How to keep your pets safe on the 4th of July

dogflag-300x199By Dr. Karen Halligan

Independence Day brings about a sense of pride to be living in an amazing country with abundant freedoms—moving us to celebrate with backyard barbecues, picnics, family gatherings, parties, and fireworks. Sorry to say, our four-legged friends don’t understand all the clamor and hoopla. Some pets even have noise phobias, especially with fireworks. People may ooh and aah at fireworks displays, but all that racket and commotion can create real terror in our pets.

Pyrotechnics and pets
While some animals don’t seem to be bothered by the noise, others become very frightened and act in strange, unpredictable ways. Certain cats and dogs have full-blown anxiety attacks. Symptoms of anxiety include shaking, trembling, barking, howling, drooling, attempting to hide, refusing to eat, and trying to leap a fence or escape from an enclosure, yard, or home. Many animals end up lost, hurt, or seriously injured.

Unlike humans, animals have an acute sense of hearing, and the unexpected explosion of fireworks in the sky, whether a simple backyard celebration or a huge production, can cause alarm. Even pets that haven’t reacted in the past, or haven’t reacted in years, can suddenly become fearful or anxious. Older pets may be even more sensitive to loud noises.

Animal shelters see a huge increase in strays around this holiday. Dogs and cats will panic and bolt through doors, windows, or other enclosures, trying to run from the noise. It is absolutely critical that all pets have some form of current identification on them.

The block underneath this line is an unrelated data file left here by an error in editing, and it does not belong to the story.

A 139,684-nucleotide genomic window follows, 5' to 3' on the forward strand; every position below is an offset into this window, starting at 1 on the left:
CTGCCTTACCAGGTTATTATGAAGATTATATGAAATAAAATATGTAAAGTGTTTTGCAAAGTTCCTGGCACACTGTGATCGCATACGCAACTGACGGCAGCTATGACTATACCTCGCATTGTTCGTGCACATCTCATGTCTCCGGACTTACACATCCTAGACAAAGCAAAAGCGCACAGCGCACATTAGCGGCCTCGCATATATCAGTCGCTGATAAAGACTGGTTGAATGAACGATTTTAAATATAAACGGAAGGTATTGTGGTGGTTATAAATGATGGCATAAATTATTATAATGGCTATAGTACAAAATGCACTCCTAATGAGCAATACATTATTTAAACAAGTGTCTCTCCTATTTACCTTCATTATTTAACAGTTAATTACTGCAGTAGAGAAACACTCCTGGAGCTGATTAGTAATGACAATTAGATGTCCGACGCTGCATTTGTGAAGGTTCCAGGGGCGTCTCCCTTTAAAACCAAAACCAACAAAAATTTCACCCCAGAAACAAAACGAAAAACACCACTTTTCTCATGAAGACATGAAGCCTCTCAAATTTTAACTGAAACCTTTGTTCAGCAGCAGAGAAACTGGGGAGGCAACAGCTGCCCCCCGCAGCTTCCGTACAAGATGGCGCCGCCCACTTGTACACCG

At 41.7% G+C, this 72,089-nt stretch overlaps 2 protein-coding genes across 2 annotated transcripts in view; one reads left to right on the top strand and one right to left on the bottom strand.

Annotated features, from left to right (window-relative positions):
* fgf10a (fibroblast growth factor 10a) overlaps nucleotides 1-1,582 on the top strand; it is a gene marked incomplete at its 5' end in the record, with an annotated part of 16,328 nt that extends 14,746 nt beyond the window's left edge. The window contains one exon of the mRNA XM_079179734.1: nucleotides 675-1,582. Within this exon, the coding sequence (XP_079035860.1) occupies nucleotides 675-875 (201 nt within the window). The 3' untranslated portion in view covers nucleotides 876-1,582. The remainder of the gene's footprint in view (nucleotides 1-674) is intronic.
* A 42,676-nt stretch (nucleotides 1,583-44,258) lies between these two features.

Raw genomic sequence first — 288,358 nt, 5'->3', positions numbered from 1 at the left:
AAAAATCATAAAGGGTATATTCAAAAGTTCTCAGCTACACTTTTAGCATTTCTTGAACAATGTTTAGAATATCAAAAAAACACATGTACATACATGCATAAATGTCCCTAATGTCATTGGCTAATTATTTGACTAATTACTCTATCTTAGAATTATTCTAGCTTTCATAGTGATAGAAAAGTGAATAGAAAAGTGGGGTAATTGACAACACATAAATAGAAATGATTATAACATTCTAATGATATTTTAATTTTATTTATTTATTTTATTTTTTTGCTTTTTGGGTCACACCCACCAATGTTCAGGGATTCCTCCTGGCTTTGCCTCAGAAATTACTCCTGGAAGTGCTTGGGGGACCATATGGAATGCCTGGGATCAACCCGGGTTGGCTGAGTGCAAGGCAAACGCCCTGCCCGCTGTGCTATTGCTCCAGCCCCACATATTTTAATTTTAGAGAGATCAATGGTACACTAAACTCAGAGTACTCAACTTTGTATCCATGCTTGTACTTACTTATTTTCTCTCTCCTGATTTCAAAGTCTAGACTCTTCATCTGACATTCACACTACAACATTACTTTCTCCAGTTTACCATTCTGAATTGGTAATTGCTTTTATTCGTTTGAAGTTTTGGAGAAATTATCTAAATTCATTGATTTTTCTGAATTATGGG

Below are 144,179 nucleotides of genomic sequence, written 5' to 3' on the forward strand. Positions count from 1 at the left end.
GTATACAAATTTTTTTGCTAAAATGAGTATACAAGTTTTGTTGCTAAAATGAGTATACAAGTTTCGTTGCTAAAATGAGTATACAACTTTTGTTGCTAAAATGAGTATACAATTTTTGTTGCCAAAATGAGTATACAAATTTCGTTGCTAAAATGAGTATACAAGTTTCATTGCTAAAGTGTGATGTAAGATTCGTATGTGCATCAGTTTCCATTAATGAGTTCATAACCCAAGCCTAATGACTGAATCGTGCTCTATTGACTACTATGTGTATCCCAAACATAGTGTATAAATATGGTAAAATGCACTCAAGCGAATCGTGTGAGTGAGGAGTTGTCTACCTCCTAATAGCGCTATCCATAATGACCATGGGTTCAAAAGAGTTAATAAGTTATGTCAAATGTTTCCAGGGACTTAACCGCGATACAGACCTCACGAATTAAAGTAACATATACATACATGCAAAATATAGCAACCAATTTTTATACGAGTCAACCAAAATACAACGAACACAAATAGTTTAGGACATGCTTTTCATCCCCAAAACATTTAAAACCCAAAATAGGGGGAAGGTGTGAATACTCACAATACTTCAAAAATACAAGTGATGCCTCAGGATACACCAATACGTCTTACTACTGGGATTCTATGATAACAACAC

All pets should be kept indoors in a small, safe, sheltered area where they cannot hurt themselves. Turn on the TV or radio to help muffle the sound of fireworks or have calming music playing. Be sure to include their favorite toys, beds, food, and water. Try spending more time with them. Distract your nervous pets by playing with them or keeping them active doing something they enjoy. It seems contradictory, but do not stroke, pet, or reassure your cat or dog when they are nervous or frightened. This can actually reinforce their anxious behavior and make it worse.

Do not leave pets outside unattended. Even dogs that are tied up can get hurt trying to escape by chewing, choking, or strangling themselves on their leashes. If you take your pet outside, make sure they have a sturdy leash or are secured in a carrier.

Educate children about not scaring pets with sparklers or firecrackers.

If your pet has what is called a noise phobia, seek sedatives or tranquilizers to help calm their nerves and keep them from injuring themselves. Pets may jump through plate-glass windows, tear up their surroundings, or even self-mutilate when they hear fireworks.

Plan ahead. Do not wait until the last minute to get medication from your vet. Most veterinarians require your pet to have had a physical exam within the six-month period prior to prescribing tranquilizers. Vet clinics are inundated with owners trying to get sedatives for their pets at the last minute, so don’t procrastinate—call your vet.

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